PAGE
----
Caution and common sense in allergen labels

By Clare Cheney

- Last updated on GMT

Related tags Milk Brc

Clare Cheney, director general, Provision Trade Federation
Clare Cheney, director general, Provision Trade Federation
British Retail Consortium (BRC) guidance on allergen labelling contains an endorsement from the Food Standards Agency (FSA), applauding the BRC for its "efforts to achieve greater consistency in allergen labelling and interpretation of the new provisions". Whoever drafted the FSA statement could not have read the Department for Environment, Food and Rural Affairs (DEFRA) draft guide to compliance, due for final publication later this year, which it has already said will change very little from the draft.

Under the heading 'Allergen listing', the DEFRA guidance says it will not be necessary to show the word 'milk' after well-known dairy products such as cheese, butter, cream and yogurt, even when these are listed as ingredients in composite foods. However, the BRC guidance stipulates that the word milk 'will' be included after dairy ingredients in the list.

Take an example of an ingredients list on a four-cheese sauce that contains four cheeses, double cream and butter. If the word 'milk' in brackets was inserted after each of these ingredients it would appear at least six times.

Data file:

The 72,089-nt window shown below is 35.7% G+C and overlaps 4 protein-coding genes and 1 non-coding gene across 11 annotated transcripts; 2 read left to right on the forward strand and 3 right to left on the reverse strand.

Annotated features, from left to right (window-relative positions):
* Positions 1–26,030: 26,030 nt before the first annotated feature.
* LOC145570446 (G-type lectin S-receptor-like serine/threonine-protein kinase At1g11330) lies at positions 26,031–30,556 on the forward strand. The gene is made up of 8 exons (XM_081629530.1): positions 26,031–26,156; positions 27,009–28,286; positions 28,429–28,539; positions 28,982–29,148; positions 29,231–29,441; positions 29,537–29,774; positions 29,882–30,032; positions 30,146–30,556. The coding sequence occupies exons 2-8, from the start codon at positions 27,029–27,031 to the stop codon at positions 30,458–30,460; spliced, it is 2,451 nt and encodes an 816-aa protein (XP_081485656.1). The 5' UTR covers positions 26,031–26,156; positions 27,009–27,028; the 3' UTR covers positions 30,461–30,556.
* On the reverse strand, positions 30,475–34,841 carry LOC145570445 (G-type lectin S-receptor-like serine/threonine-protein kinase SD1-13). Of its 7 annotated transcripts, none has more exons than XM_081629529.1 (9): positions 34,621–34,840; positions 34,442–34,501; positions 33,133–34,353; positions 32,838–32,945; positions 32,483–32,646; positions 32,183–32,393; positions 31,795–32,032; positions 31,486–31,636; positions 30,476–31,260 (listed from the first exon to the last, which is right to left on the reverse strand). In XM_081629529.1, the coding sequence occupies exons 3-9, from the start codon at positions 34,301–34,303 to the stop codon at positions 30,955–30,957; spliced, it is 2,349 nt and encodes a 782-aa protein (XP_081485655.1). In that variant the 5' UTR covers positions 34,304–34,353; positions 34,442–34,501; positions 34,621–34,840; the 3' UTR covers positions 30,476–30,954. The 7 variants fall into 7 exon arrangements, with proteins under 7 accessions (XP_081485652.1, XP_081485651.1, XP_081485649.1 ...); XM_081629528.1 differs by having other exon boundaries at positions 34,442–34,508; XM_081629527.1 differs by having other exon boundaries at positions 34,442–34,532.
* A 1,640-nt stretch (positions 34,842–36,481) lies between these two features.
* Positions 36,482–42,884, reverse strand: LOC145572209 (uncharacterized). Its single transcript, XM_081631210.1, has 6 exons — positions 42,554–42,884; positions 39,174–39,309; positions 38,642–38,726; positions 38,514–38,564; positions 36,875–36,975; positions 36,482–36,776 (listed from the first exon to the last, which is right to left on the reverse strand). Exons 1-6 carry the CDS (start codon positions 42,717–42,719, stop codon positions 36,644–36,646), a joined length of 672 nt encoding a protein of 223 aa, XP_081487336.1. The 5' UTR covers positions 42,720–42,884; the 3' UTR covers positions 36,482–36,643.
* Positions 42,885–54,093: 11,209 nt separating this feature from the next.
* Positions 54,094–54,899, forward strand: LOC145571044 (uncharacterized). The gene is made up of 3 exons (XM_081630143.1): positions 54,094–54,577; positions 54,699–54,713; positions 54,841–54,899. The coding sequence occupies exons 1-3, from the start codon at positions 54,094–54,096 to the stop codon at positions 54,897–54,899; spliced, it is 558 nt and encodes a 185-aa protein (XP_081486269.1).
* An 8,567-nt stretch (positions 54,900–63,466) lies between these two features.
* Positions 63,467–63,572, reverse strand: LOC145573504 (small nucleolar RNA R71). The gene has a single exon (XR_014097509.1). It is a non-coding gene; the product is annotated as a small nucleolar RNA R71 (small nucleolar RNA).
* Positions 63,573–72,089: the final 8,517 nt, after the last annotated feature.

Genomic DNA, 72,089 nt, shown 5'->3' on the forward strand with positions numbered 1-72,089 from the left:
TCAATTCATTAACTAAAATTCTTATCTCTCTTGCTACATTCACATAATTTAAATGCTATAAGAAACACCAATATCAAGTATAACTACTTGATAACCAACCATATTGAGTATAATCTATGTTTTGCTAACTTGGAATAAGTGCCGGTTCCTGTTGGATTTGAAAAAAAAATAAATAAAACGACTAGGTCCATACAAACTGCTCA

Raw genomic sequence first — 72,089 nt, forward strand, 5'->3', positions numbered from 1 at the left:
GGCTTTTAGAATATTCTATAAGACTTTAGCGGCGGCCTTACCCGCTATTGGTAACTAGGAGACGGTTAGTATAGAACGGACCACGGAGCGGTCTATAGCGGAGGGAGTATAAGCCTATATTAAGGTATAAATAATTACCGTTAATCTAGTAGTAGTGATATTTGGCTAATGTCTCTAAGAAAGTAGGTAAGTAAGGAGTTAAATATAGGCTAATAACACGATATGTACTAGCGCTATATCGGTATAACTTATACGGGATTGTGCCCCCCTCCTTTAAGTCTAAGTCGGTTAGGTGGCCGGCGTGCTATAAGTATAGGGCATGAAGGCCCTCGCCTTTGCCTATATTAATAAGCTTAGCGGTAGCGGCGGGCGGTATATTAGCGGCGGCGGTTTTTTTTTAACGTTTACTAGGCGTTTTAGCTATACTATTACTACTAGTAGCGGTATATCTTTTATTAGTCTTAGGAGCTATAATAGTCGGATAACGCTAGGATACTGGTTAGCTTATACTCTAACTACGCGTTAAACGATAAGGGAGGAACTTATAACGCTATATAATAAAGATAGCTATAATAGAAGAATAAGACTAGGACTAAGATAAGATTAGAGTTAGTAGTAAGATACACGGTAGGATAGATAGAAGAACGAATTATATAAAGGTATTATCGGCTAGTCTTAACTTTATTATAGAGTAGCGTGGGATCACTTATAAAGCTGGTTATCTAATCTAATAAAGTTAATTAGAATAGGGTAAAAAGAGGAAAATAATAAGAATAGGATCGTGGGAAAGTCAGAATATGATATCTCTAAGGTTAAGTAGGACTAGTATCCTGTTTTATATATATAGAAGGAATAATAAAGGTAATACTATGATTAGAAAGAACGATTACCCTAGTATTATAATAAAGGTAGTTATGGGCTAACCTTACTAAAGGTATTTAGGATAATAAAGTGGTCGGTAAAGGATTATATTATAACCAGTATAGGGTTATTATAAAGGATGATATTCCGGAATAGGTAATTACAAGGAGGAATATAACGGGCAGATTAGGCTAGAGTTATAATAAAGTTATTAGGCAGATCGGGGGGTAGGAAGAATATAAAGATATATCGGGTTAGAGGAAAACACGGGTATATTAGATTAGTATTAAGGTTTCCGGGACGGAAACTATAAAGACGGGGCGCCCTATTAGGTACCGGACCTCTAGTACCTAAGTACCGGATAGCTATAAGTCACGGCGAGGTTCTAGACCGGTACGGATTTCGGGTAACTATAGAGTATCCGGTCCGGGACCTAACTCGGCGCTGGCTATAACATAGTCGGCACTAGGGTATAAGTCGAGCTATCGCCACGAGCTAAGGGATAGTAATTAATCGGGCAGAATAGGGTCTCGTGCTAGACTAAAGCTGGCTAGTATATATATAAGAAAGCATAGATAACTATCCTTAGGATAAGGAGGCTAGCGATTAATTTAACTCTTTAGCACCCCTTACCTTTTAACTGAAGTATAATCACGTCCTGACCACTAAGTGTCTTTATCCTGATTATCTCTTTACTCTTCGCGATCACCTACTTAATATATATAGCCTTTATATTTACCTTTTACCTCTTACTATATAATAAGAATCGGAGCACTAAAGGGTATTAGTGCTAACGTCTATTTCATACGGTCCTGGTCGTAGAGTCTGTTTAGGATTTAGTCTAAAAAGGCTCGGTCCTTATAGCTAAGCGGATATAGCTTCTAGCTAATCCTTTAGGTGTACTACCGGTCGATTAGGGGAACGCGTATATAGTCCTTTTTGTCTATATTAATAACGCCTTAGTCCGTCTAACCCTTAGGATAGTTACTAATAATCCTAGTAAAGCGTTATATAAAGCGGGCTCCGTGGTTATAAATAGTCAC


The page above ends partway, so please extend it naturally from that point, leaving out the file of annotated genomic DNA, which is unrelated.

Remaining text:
In the example of a dried four- cheese sauce mix that also contains lactose and whey powder, and where the quantitative ingredient declaration percentages in brackets also appear, the result would be an extremely cluttered and confusing list, particularly with the inordinate number of brackets involved.

'More flexible'

Because most consumers, particularly those who are allergic to milk, know that cheese should be avoided, they need go no further than the name of the food for the information they need. The BRC guidance is more flexible when it comes to labelling cheese, etc, in saying milk 'may', rather than 'will', be included on the label, but as soon as you add herbs or fruit, the word 'milk' will appear. Thus, plain Wensleydale may have no 'milk' but Wensleydale with cranberries will.

Then there is the question of voluntary product withdrawals by retailers, which might increase due to more cases where the label omits an allergen name against one of the ingredients even though the same allergen may appear after the names of other ingredients.

Take a fruit cake that may contain dried fruits containing sulphites each of which, according to the BRC, would need to show the word 'sulphites' after it. If one was omitted, would a product withdrawal be necessary? Probably not, but these days there seems to be an inverse relationship between the precautionary principle and common sense. After all, there may be one naughty child in a million who might tear apart a fruit cake, and eat nothing but the cherries.

Related topics Dairy

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